KYIV, Ukraine — Medic Maryana Mamonova was taken prisoner in Mariupol this spring as Russian forces laid waste to the city. Late last month, she and several other medical workers were among the 215 Ukrainians swapped for 55 Russians in the largest such exchange of the war. Four days after her release, she gave birth.
Stories like hers only added to the country’s celebrations over the return of so many Ukrainians, men and women who were captured as the invading troops tried to overrun cities and towns across the east. Yet others continue to be held, their location and health uncertain. At least 150 are medics, according to some accounts, and many are from the 555th military hospital in Mariupol.
The Washington Post spoke to relatives of some of these medics, who, as Russian forces were bombing that city, sought refuge with local residents in its sprawling Azovstal and Ilyich steel plants. Their capture violated the Geneva Conventions, which specify that “personnel engaged exclusively in the collection, transport and treatment of the wounded and sick” should be “respected and protected under all circumstances.”
“If they fall into the hands of the enemy, they shall not be treated as prisoners of war,” the conventions read.
The opposite happened, though. And no one knows how Russia’s illegal annexations Friday of four Ukrainian territories will affect the medics’ fate.
‘They have taken our lives’
After she heard about the prisoner of war exchange on Sept. 21, Svitlana Harlinskaya was “waiting every second” for her older sister to call and say, “I’ve been freed.”
But the phone never rang. Olena Biiovska, 49, wasn’t among those released.
“You understand hopelessness, and you want to shout to the whole world,” Harlinskaya said.
Her sister had worked as a military medic for 18 years, serving in Kyiv and on the front in the east. Six months before the fighting broke out, Harlinskaya said, she was transferred to the 555th hospital in Mariupol.
Once Russia invaded, communications with Biiovska were sporadic. When a bomb destroyed the hospital, she and other medics moved to the Ilyich steel plant.
Sometimes she would send text messages or call with seconds-only messages. “She said, ‘I’m alive, I love you, I’m running to operate,’” Harlinskaya recounted recently. One call finally lasted a few minutes. “She said that there were so many wounded, all with serious injuries. She said it was unbearable.”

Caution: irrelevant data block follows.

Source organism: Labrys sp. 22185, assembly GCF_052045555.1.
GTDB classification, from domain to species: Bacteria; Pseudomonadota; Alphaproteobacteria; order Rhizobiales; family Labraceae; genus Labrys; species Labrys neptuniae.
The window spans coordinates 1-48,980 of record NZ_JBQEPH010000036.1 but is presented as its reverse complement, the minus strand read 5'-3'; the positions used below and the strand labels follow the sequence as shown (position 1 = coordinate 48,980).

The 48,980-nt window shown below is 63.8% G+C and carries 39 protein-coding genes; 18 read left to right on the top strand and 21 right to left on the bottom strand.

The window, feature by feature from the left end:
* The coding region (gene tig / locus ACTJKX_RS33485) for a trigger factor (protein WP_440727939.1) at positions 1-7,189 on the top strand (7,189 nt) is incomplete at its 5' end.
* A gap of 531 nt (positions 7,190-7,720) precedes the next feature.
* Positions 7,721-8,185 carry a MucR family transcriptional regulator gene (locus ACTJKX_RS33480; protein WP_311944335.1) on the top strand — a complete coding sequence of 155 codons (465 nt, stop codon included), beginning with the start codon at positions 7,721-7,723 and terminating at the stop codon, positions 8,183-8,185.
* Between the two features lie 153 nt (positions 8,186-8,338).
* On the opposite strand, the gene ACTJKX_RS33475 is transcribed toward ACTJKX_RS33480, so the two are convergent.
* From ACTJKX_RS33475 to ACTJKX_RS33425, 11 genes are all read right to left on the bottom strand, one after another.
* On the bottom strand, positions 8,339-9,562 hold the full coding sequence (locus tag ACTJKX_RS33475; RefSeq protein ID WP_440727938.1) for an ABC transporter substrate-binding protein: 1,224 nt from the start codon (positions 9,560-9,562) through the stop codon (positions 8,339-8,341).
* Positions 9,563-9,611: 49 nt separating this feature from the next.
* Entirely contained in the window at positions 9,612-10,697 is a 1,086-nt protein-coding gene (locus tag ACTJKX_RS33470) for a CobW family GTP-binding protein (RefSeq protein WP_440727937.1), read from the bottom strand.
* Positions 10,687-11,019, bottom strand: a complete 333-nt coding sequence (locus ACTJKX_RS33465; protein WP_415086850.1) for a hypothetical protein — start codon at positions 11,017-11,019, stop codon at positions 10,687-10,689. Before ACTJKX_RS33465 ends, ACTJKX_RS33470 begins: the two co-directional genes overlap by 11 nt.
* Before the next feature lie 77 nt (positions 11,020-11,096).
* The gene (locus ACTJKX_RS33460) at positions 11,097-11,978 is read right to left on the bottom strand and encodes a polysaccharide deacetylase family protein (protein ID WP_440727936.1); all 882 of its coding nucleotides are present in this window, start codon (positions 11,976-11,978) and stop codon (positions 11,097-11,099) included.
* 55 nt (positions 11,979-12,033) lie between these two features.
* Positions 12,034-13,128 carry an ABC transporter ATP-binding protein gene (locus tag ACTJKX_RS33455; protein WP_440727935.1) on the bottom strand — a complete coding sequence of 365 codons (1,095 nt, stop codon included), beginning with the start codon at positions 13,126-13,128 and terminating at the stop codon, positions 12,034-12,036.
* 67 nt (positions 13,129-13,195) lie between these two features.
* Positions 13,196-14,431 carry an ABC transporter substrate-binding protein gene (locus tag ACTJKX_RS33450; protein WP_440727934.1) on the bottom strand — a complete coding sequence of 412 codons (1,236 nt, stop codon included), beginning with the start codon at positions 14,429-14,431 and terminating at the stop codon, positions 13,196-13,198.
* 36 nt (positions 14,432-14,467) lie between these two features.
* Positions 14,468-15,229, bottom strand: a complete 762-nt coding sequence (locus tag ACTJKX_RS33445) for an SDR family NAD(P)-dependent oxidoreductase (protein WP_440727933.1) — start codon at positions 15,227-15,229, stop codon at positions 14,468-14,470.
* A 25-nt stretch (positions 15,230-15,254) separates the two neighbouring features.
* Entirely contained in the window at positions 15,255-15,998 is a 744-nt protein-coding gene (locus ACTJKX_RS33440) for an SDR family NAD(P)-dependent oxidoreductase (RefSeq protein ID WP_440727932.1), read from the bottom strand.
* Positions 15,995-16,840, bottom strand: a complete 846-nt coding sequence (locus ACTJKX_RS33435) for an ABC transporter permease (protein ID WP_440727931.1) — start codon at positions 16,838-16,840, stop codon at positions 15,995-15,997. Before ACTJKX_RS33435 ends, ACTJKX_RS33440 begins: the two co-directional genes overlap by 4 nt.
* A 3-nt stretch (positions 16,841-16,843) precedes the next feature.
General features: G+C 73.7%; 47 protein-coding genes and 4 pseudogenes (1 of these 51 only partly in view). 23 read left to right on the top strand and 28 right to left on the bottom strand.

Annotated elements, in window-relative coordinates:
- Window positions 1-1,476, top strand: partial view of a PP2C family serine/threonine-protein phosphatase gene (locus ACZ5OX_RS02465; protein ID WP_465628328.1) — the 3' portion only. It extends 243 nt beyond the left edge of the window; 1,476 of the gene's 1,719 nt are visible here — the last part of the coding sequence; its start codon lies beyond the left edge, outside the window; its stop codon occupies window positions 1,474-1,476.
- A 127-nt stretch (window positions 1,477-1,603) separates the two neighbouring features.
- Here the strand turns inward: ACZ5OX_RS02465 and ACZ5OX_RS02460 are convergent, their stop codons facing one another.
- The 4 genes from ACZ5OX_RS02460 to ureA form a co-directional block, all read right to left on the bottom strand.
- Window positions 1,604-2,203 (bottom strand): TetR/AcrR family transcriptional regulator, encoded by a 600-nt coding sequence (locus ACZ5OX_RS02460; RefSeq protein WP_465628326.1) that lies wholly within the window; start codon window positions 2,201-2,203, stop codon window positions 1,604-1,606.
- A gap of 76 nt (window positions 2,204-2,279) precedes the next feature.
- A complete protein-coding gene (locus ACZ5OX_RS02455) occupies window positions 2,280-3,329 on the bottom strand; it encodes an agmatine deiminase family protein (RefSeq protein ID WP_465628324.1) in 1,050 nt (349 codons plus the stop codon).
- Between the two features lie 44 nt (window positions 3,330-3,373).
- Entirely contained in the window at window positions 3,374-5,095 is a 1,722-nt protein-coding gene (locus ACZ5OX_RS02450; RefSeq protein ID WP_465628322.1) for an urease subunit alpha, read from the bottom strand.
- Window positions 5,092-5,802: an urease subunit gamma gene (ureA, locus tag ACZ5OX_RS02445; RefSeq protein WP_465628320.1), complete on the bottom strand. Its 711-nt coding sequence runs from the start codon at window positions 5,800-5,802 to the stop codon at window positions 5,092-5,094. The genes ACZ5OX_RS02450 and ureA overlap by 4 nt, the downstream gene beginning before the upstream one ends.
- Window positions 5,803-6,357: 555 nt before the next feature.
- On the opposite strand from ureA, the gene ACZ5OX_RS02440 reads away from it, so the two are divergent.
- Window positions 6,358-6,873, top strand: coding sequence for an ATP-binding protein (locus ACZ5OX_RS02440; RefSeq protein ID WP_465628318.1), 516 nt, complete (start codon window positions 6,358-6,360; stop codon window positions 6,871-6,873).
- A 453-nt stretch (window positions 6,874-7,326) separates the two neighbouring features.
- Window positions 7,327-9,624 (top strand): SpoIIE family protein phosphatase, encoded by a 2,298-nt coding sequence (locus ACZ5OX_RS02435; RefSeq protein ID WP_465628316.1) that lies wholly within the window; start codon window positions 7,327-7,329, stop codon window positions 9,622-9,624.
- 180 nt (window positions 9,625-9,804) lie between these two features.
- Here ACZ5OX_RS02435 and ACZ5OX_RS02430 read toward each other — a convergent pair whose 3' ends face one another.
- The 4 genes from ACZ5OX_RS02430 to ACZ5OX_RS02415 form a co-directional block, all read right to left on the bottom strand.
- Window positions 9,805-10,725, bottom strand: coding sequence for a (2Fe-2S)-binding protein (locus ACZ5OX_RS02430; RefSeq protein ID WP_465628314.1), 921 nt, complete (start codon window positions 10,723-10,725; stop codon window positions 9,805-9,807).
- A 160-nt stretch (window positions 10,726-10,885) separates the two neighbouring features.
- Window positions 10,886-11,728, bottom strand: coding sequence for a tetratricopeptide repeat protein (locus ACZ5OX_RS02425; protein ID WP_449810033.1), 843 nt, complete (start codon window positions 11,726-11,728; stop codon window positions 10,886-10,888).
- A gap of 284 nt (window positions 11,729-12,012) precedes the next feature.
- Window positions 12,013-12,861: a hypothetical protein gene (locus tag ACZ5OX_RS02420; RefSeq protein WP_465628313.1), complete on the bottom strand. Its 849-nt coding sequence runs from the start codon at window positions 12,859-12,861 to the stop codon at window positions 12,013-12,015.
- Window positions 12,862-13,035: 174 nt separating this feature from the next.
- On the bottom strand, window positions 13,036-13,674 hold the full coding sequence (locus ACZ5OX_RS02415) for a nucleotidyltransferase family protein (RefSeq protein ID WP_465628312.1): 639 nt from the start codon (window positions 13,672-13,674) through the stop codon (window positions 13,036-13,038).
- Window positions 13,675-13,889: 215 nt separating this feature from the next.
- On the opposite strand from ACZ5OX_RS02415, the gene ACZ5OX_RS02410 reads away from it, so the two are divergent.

In mid-April, Russian forces broke through Ukrainian defenses at the Ilyich plant and took the troops and medical personnel prisoner. Biiovska’s last text message was that day. After that, nothing.
Her family knew through contacts that she was a prisoner. A photo of Biiovska and other medics showed up on a Russian Telegram channel. “She was very thin,” Harlinskaya said. At the end of August, the Red Cross delivered a letter that Biiovska had written two months earlier.
Biiovska’s two sons, ages 19 and 21, now live with their aunt. “They ask me every day when their mother will come home,” Harlinskaya said.
Her anguish comes through when she talks about the Russians: “They have taken our lives and the lives of our loved ones.”
A teddy bear demonstrator
Alona Koval’s younger sister, Maryna Golinko, is a medic and first lieutenant with the Ukrainian 36th brigade. She was transferred last November from Kyiv to Mariupol, where the start of the war meant a very different mission, evacuating and treating soldiers from the battlefield. “It was frightening,” Koval said.
The brigade was in the bunkers below the Ilyich steel plant for the final weeks before the city’s fall. In one of Golinko’s last text messages to her sister before being taking prisoner by Russian soldiers, she described the destruction around her and large numbers of dead and wounded.